As macro tracking and calorie counting has become widely used and easily achieved through apps on your phone, eating has become more about which foods fit within the numbers rather than which foods are best for your health and performance.
Even before macro tracking became popular, there were (and still are) programs that reduce foods into points, and you had to fit your daily food into that allotment of points.
Now, there’s nothing wrong with tracking your macros. It can be a helpful tool to teach people about what nutrients are in certain foods and what their caloric intake is.
The problem is, people get so caught up in calorie counting that they just try to eat the foods with the least amount of calories, rather than eating nutritionally dense foods, so that they can fit more food in or to “save” calories to fit in something fun.
Food ends up being more about the numbers than the nutrients.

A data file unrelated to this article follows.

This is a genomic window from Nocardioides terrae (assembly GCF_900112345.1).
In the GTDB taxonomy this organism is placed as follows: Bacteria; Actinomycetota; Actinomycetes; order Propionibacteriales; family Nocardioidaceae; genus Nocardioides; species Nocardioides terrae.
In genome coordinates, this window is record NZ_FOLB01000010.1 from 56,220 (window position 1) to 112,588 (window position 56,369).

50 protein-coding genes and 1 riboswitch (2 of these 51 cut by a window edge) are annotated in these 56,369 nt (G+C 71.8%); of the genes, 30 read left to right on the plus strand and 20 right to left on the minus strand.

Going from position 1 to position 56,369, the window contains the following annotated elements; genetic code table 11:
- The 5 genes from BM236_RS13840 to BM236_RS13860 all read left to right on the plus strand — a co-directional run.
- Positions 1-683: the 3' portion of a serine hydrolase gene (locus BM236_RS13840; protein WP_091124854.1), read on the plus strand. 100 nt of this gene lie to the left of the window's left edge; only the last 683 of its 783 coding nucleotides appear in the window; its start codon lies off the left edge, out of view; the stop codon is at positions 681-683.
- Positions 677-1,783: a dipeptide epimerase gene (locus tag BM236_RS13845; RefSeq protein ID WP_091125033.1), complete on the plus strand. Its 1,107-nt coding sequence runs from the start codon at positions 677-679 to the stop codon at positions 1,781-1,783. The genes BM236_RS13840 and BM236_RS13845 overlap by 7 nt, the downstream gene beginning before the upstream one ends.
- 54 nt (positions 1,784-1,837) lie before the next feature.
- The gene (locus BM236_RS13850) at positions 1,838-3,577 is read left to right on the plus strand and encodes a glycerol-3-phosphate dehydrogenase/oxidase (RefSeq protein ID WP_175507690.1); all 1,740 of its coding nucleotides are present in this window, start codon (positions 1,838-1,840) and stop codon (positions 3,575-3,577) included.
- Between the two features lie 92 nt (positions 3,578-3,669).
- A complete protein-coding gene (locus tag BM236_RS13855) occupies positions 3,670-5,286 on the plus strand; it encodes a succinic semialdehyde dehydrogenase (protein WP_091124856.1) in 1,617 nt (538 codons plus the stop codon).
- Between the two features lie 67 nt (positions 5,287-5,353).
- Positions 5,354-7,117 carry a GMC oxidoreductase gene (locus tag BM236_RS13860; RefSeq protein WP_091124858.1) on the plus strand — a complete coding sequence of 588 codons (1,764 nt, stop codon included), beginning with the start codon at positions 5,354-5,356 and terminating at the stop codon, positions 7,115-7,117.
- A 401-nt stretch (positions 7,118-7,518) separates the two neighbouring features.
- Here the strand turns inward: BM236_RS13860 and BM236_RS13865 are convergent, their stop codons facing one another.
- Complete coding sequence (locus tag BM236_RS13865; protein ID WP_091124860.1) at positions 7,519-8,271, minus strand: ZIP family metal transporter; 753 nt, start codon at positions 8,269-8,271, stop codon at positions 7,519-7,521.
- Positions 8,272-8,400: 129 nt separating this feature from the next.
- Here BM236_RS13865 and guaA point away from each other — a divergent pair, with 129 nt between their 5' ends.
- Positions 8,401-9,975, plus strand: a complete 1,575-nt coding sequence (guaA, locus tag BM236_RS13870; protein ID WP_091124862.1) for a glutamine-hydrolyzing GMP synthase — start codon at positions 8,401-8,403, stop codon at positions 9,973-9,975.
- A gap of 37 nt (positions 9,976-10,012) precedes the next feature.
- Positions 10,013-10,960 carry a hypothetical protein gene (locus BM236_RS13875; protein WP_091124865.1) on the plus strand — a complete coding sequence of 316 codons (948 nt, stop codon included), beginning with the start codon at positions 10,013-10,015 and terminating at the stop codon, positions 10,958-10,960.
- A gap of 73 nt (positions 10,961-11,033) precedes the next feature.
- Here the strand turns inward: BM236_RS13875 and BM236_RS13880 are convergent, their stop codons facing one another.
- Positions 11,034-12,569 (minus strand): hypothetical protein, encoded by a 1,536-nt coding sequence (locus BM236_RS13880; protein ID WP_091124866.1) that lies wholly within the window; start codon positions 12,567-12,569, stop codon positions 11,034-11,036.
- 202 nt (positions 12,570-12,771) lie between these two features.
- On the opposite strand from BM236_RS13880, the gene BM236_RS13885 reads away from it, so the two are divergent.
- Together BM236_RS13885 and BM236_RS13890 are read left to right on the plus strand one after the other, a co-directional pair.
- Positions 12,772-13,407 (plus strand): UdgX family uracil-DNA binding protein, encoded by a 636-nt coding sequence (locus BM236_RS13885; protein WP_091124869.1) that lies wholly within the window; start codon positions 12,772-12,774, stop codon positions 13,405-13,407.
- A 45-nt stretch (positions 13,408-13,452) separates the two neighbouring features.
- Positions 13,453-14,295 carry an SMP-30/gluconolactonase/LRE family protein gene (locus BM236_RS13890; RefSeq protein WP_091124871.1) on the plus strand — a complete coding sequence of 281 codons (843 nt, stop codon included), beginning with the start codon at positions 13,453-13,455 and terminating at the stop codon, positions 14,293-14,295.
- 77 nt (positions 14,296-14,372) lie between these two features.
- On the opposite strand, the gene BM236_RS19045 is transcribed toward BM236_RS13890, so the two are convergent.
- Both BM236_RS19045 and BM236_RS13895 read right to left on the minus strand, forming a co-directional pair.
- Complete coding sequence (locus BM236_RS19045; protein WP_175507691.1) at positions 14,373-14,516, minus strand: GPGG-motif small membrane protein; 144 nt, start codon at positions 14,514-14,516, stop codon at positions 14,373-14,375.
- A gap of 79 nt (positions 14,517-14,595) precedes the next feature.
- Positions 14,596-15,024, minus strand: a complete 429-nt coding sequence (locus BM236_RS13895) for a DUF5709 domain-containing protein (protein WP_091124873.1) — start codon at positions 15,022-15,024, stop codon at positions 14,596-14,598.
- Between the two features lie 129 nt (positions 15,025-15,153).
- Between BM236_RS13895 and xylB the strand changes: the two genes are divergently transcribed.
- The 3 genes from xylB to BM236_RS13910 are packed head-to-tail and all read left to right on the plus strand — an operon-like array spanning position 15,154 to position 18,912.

For instance, instead of eating pumpkin and potato, people will just eat broccoli and kale. Instead of eating an apple, it’ll be celery. There’s zero-cal noodles and spiralled zucchini instead of spaghetti. There’s various concoctions of low calorie dressings and syrups and pints of low-cal protein ice cream under the guise of “being healthy” – when it’s all just reducing caloric intake.
There’s nothing inherently wrong with any of these foods, and if you enjoy them, go right ahead and keep eating them. But if you’re not eating an apple so that you can fit in a whole pint of icy low-cal protein ice cream, it might be time to reconsider.
Food is how we get all the nutrients and energy we need to survive. It’s how we fuel our bodies to do all the things we want to do, how we have enough energy for our brain to function, how to help our hormones function optimally, and how our body is able to form new cells to help us recover from injury, illness, and training.
Yes if you eat more calories than your body requires, this excess energy is stored, usually as fat. However, we shouldn’t be so afraid of this that we cut out nutrient dense foods and keep our calories as low as possible.
Eat food for the nutrients it has, not the calories it doesn’t.